- GDP (PPP):
- $12.7 billion
- 2.9% growth
- 2.7% 5-year compound annual growth
- Inflation (CPI):
- FDI Inflow:
Somalia is not graded in the 2021 Index because of the lack of sufficiently available credible data. Throughout the 27-year history of the Index of Economic Freedom, it has been possible to score Somalia only five times, from 1996 through 2000.
The lack of a countrywide central authority, coupled with political instability, has led to inconsistent and fragmented governance in Somalia with different militias, authorities, and tribes applying varying legal frameworks. Although the current government has pursued reforms to establish the rule of law in the areas that it controls, the challenges to successful development of more modern economic markets remain enormous.
IMPACT OF COVID-19: As of December 1, 2020, 113 deaths had been attributed to the pandemic in Somalia, and the economy was forecast to contract by 1.5 percent for the year.
British and Italian Somalilands merged to form Somalia in 1960. A coup led by Mohamed Siad Barre in 1969 ushered in two decades of brutal socialist rule. Since the collapse of Barre’s regime in 1991, multinational military peacekeeping missions—currently, the African Union Mission to Somalia (AMISOM)—have protected a succession of weak and short-lived governments, most recently against the Islamist terrorist group al-Shabaab. In 2017, Mohamed Abdullahi Mohamed won the presidency in a delayed and corruption-ridden electoral process. The government remains distracted by ongoing internal power struggles and squabbles with federal member states. Somalia’s GDP and living standards are among the world’s lowest, and many Somalis depend on remittances from abroad. Livestock, agriculture, and fishing are economic mainstays.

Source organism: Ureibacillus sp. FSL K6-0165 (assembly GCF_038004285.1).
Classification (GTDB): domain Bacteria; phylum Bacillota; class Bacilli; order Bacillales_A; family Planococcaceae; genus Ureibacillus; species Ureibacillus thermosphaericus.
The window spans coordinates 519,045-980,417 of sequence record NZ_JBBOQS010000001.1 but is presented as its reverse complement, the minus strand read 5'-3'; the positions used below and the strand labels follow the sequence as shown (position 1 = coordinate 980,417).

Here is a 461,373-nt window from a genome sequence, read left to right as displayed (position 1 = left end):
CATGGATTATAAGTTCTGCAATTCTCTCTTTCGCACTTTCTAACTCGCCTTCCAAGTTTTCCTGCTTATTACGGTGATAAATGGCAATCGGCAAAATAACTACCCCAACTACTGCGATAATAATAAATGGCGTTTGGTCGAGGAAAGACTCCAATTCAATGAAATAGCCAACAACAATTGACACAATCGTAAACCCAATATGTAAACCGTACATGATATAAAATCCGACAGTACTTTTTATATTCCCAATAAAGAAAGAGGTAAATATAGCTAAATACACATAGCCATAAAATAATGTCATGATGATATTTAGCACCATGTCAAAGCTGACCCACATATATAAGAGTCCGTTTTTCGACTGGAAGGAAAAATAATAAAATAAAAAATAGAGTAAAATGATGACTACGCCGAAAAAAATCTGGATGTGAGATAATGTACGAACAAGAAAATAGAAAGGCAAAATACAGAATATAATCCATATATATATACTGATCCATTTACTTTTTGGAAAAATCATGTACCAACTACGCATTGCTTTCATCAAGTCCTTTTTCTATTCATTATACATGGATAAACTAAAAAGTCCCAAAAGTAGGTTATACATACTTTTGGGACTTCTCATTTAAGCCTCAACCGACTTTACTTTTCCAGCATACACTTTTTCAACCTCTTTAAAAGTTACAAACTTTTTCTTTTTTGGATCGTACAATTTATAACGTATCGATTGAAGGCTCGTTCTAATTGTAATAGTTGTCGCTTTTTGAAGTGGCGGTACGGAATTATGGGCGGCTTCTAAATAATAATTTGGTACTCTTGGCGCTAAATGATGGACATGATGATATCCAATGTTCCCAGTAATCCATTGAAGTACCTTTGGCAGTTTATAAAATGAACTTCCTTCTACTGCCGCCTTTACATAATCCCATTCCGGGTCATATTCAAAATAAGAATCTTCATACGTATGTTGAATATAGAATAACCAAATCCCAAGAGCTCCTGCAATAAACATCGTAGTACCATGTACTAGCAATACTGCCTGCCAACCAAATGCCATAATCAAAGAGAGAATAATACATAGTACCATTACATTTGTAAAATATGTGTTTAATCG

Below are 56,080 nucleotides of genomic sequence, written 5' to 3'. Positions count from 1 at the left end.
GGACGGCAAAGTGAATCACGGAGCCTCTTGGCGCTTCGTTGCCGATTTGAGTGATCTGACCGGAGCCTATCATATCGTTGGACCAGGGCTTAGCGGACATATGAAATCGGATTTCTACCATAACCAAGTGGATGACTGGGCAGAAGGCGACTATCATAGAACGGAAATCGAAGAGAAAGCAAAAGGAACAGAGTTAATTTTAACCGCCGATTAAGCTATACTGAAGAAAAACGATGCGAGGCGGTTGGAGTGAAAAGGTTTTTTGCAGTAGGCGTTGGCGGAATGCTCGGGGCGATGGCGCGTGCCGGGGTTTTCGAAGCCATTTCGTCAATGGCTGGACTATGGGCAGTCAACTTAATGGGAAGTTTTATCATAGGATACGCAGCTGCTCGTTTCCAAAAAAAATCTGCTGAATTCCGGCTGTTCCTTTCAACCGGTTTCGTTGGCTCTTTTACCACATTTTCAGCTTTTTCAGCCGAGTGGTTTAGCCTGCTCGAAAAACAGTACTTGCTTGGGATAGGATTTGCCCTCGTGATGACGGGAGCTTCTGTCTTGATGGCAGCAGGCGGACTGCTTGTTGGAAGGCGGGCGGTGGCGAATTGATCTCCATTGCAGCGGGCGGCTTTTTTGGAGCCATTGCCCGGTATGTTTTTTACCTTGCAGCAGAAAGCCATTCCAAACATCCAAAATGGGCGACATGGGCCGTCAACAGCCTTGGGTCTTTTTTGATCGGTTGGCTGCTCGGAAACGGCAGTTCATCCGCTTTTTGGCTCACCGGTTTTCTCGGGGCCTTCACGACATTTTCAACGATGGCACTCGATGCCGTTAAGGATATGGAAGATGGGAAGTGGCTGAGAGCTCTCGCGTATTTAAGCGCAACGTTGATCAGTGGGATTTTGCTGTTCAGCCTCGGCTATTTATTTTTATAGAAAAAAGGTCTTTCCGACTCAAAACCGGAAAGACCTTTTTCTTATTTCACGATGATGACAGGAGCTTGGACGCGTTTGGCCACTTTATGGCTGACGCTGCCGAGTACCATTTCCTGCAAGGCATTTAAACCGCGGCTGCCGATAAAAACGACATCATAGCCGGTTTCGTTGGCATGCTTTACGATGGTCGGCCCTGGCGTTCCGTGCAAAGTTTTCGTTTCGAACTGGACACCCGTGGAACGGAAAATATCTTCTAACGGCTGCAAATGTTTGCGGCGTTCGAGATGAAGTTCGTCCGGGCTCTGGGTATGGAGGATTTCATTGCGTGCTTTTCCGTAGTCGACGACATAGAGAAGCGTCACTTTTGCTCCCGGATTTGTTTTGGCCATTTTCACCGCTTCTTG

Property rights exist by law, but their protection is impeded by corruption and other barriers. Disputes over real property spark ongoing civil unrest, land grabs by warlords, and huge displacements of inhabitants. Civil courts are largely nonfunctional. Implementation of existing penalties for corruption is nonexistent. Transparency International’s 2019 Corruption Perceptions Index ranked Somalia last in the world.
There is no effective national government that can provide basic services. Other than the collection of very limited duties and taxes, little formal fiscal policy is in place. Somalia’s economic recovery continues to be delayed, and dependence on aid persists. A new income tax law has been submitted to parliament for approval, but the lack of productive economic activity severely constrains the government’s ability to generate revenues.
The cost of starting a business has risen, but many business freedom metrics lack reliable data. The destruction of government institutions during decades of war and economic pain have caused labor market data to be almost nonexistent. The government has no formal monetary policy, but budget revenues in 2020 increased for the first time in two decades, and subsidies and transfers amounted to 1 percent of GDP according to the IMF.
The combined value of exports and imports is equal to about 80 percent of GDP. Much of the population remains outside of the formal trade and banking sectors, and private investment remains extremely limited. Foreign firms have shown some interest in investing in the hydrocarbons sector and ports infrastructure, but investments have been held up by political disputes between central and state-level agencies over how to manage these projects.